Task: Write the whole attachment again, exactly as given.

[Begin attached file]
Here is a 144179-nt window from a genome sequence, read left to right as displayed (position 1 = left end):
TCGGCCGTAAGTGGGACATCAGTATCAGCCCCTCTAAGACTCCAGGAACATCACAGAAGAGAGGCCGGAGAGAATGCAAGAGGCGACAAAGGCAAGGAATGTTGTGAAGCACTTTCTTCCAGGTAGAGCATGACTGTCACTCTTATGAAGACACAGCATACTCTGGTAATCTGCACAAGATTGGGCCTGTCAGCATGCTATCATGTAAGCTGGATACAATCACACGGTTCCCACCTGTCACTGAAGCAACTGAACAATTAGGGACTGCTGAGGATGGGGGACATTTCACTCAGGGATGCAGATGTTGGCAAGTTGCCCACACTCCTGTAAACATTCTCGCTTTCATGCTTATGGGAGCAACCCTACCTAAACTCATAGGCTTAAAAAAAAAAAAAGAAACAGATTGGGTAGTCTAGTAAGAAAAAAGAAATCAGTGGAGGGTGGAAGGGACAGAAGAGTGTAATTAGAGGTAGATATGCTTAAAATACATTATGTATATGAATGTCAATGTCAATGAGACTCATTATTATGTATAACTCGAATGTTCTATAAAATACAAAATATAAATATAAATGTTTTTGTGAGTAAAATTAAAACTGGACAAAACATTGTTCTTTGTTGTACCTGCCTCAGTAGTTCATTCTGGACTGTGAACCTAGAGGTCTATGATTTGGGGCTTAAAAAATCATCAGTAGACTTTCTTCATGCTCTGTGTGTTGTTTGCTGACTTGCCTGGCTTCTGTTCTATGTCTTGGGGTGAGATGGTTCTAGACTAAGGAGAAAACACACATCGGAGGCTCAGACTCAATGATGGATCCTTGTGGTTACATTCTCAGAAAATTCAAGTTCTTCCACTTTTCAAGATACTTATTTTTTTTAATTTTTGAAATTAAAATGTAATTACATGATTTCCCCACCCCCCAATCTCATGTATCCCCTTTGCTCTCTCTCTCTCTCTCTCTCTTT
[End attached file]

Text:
Here is a 144179-nt window from a genome sequence, read left to right as displayed (position 1 = left end):
TCGGCCGTAAGTGGGACATCAGTATCAGCCCCTCTAAGACTCCAGGAACATCACAGAAGAGAGGCCGGAGAGAATGCAAGAGGCGACAAAGGCAAGGAATGTTGTGAAGCACTTTCTTCCAGGTAGAGCATGACTGTCACTCTTATGAAGACACAGCATACTCTGGTAATCTGCACAAGATTGGGCCTGTCAGCATGCTATCATGTAAGCTGGATACAATCACACGGTTCCCACCTGTCACTGAAGCAACTGAACAATTAGGGACTGCTGAGGATGGGGGACATTTCACTCAGGGATGCAGATGTTGGCAAGTTGCCCACACTCCTGTAAACATTCTCGCTTTCATGCTTATGGGAGCAACCCTACCTAAACTCATAGGCTTAAAAAAAAAAAAAGAAACAGATTGGGTAGTCTAGTAAGAAAAAAGAAATCAGTGGAGGGTGGAAGGGACAGAAGAGTGTAATTAGAGGTAGATATGCTTAAAATACATTATGTATATGAATGTCAATGTCAATGAGACTCATTATTATGTATAACTCGAATGTTCTATAAAATACAAAATATAAATATAAATGTTTTTGTGAGTAAAATTAAAACTGGACAAAACATTGTTCTTTGTTGTACCTGCCTCAGTAGTTCATTCTGGACTGTGAACCTAGAGGTCTATGATTTGGGGCTTAAAAAATCATCAGTAGACTTTCTTCATGCTCTGTGTGTTGTTTGCTGACTTGCCTGGCTTCTGTTCTATGTCTTGGGGTGAGATGGTTCTAGACTAAGGAGAAAACACACATCGGAGGCTCAGACTCAATGATGGATCCTTGTGGTTACATTCTCAGAAAATTCAAGTTCTTCCACTTTTCAAGATACTTATTTTTTTTAATTTTTGAAATTAAAATGTAATTACATGATTTCCCCACCCCCCAATCTCATGTATCCCCTTTGCTCTCTCTCTCTCTCTCTCTCTTT